In the decision of December 2, 2019, GZ: DSBD124.352/0003-DSB/2019, the data protection authority had dealt with a balancing of the right to
secrecy (Section 1 of the Data Protection Act) against the right to freedom of expression.
The complainant is a police officer in Tyrol and was part of an operation at Christmas time 2018. A 12-year-old minor – housed in a residential home – had gone missing. He had visited his family and two sisters for Christmas 2018 -. The parents had informed the police due to the known departure in the dormitory, which – assigned by the district control center – drove up with two patrol cars and 6 men uniformed crew with the single-family house, in order to fetch the minor.
The minor’s father – the respondent in the proceedings before the data protection authority – had taken photos from the attic showing the emergency vehicles parked in the driveway together with several police officers and posted them on Facebook with the caption “This is how 12-year-old children are taken away from home by the police against their will. Please share.”
The complainant then requested the respondent by telephone to remove the Facebook posting. Shortly thereafter, the
Respondent again posted the same photos on Facebook, this time under the title “Auf ein neues Frau Müller” (name of the complainant changed by the data protection authority).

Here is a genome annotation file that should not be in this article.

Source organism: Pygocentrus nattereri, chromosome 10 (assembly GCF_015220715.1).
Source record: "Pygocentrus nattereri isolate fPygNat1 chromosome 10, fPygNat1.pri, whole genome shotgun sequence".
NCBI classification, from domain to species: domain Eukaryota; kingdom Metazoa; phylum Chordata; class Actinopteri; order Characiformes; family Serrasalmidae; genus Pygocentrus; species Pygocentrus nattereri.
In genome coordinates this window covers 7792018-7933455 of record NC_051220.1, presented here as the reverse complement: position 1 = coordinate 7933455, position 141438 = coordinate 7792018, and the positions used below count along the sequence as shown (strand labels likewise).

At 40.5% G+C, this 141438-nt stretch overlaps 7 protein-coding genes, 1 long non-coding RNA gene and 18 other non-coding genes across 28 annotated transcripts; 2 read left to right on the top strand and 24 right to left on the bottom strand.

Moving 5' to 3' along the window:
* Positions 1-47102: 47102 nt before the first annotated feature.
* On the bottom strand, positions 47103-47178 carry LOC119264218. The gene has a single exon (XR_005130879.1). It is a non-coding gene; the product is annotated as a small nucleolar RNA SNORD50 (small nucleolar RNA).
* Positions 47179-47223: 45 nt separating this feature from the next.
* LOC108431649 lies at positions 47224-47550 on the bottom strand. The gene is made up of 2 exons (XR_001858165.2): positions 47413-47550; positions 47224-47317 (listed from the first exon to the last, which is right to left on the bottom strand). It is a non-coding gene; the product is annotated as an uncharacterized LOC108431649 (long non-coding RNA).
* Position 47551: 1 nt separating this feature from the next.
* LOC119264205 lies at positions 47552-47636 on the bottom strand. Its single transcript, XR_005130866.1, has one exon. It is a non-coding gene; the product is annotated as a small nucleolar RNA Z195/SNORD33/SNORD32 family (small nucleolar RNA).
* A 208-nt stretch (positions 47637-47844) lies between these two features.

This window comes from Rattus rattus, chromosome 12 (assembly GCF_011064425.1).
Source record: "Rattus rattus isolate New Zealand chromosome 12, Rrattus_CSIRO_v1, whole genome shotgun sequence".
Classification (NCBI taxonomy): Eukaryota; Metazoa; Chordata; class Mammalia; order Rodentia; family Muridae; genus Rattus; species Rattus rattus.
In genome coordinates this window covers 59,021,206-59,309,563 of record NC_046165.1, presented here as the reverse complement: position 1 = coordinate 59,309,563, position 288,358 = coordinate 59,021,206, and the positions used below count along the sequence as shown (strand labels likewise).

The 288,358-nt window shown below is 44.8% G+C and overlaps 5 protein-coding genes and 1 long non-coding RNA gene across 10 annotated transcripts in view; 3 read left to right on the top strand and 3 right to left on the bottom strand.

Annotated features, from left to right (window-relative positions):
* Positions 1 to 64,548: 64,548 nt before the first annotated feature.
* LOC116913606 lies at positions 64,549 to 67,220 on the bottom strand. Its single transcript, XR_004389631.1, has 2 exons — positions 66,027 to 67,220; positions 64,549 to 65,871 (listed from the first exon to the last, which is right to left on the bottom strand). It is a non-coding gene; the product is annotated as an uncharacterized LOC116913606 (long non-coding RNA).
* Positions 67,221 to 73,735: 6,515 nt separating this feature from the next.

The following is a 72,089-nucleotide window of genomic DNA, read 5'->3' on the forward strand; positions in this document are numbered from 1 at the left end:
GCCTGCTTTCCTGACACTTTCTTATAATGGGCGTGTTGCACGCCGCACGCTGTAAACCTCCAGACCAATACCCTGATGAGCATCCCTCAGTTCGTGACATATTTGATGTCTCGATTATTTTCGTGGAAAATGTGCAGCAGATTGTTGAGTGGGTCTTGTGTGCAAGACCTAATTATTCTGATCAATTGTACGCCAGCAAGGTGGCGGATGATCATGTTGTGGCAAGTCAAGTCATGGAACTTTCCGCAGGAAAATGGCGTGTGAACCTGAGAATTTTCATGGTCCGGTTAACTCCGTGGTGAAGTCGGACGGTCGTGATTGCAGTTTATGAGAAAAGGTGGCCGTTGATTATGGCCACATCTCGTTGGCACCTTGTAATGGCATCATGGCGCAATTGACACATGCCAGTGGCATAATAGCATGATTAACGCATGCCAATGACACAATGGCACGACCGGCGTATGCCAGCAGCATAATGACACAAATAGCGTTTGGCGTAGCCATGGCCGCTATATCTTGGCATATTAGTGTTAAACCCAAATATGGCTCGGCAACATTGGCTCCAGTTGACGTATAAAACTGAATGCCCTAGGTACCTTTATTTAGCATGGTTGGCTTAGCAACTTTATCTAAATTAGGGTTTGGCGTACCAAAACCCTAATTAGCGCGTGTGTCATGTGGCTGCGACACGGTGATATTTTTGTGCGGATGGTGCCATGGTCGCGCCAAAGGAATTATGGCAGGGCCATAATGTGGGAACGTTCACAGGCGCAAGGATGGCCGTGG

The complainant felt that her right to confidentiality had been violated by the two Facebook postings.
The data protection authority dismissed the complaint with regard to the first posting because it could be assumed that this was a contribution to a debate of
public interest (namely, the appropriateness of picking up minors with two patrol cars and 6 uniformed crew) was present
and the right to freedom of expression prevailed.
The situation was different with regard to the second posting: This posting did not contribute to a debate in the public interest. The
Rather, the respondent’s purpose was to publicly express his displeasure and also mentioned the complainant’s last name, which is why the complainant’s legitimate interest in confidentiality prevailed and the complaint had to be upheld on this point.